Scientists discuss solutions for volcanic disruptions to aviation

September 12, 2011


August 22 – 25, the Geophysical Institute hosted The Technical Cooperation Program’s Volcanic Ash Working Group Meeting at the University of Alaska Fairbanks’ Wood Center. Representatives from the U.S., U.K., Canada, and Australia and a variety of organizations including the U.S. Department of Defense, U.K. Ministry of Defence, Defence Research and Development Canada, U.S. Geological Survey, NOAA, Federal Aviation Administration, major airline companies and more were in attendance to discuss volcanic ash and how it impacts air travel and aircraft. Members of these groups have agreed to streamline how scientists can assist the aviation industry and keep thousands of passengers safe as they fly over Alaska and the rest of the world. 


Alaska is a busy thoroughfare for many aircraft headed to the Far East.  Because there are a large number of active volcanoes along these flight paths, GI scientists and the Alaska Volcano Observatory are committed to work with state and federal agencies like the USGS and FAA to provide timely warnings of impending eruptions and the danger that may be present for aircraft flying through the region. In addition to two days worth of presentations, tours of AVO and the Poker Flat Research Range and brainstorming sessions to identify priorities for future activities designed to protect aircraft from volcanic ash occurred during the meeting.  The working group meeting emphasized creating collaborations between organizations.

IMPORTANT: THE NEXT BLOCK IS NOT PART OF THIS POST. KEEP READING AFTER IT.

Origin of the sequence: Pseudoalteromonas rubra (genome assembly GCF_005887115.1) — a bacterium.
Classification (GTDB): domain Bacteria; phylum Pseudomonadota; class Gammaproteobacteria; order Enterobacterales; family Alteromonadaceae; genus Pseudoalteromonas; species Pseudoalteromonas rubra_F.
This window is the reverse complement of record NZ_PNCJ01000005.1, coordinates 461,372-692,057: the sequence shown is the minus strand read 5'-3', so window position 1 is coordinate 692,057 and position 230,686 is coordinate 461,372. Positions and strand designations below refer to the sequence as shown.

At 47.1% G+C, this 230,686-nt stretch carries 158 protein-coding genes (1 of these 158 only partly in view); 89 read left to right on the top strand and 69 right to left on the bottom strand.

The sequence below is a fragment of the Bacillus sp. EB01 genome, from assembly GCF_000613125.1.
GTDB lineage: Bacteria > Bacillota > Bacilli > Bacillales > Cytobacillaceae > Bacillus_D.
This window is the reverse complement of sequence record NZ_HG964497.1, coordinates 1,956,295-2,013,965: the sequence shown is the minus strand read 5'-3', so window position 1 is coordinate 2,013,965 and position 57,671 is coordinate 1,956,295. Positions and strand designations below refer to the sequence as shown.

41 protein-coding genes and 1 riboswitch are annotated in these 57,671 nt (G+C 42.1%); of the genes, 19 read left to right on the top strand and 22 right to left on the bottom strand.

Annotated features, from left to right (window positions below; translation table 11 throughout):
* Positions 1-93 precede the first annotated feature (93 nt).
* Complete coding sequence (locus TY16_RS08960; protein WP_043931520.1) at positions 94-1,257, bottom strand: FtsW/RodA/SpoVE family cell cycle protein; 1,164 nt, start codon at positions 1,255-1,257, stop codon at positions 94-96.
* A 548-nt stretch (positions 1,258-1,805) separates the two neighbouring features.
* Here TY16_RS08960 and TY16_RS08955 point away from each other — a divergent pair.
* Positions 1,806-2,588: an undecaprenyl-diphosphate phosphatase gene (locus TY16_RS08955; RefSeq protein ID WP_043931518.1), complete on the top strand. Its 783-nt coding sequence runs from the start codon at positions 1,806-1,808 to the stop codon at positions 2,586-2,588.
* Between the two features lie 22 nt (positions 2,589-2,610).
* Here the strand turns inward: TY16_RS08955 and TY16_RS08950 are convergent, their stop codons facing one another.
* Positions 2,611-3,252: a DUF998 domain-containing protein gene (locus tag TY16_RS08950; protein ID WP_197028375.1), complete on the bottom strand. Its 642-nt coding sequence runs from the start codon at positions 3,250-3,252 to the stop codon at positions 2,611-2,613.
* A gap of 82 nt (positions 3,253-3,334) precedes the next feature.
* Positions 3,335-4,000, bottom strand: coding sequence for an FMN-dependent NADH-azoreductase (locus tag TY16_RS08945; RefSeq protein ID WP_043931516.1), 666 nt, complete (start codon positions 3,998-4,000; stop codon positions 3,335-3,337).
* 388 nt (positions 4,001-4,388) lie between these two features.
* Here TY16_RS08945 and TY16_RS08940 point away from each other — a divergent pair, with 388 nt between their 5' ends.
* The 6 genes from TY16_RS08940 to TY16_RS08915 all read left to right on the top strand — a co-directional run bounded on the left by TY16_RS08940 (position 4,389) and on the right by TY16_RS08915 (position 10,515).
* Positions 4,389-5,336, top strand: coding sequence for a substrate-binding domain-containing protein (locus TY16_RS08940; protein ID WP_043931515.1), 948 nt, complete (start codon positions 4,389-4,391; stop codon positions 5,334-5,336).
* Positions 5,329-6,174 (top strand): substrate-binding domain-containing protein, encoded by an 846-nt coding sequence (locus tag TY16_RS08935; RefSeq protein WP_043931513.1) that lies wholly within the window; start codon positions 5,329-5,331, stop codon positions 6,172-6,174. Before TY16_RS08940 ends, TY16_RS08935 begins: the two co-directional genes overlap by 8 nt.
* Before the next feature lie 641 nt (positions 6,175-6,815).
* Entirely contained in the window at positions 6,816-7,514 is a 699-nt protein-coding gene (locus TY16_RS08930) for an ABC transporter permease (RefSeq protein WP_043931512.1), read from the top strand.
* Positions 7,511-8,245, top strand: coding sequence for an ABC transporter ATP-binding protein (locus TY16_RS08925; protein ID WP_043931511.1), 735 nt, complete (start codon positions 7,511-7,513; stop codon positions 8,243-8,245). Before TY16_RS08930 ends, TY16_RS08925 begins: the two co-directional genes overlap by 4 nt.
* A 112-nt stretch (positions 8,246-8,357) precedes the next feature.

The concept for the meeting came out of TTCP’s Aerospace Group’s concern that volcanic ash impacts the militaries of all TTCP members (U.S., U.K., Canada, Australia, and New Zealand).  The U.S. TTCP Aerospace Group knew of UAF’s volcanic ash expertise and encouraged the Aviation and Missile Research, Development and Engineering Center, which is affiliated with the U.S. Army Research, Development and Engineering Command based at the Redstone Arsenal post in Alabama, to support the meeting at UAF. 


Many GI researchers presented during the conference and contributed to the organization of the affair, including Cathy Cahill, Jon Dehn, Steve McNutt, Greg Walker and Peter Webley.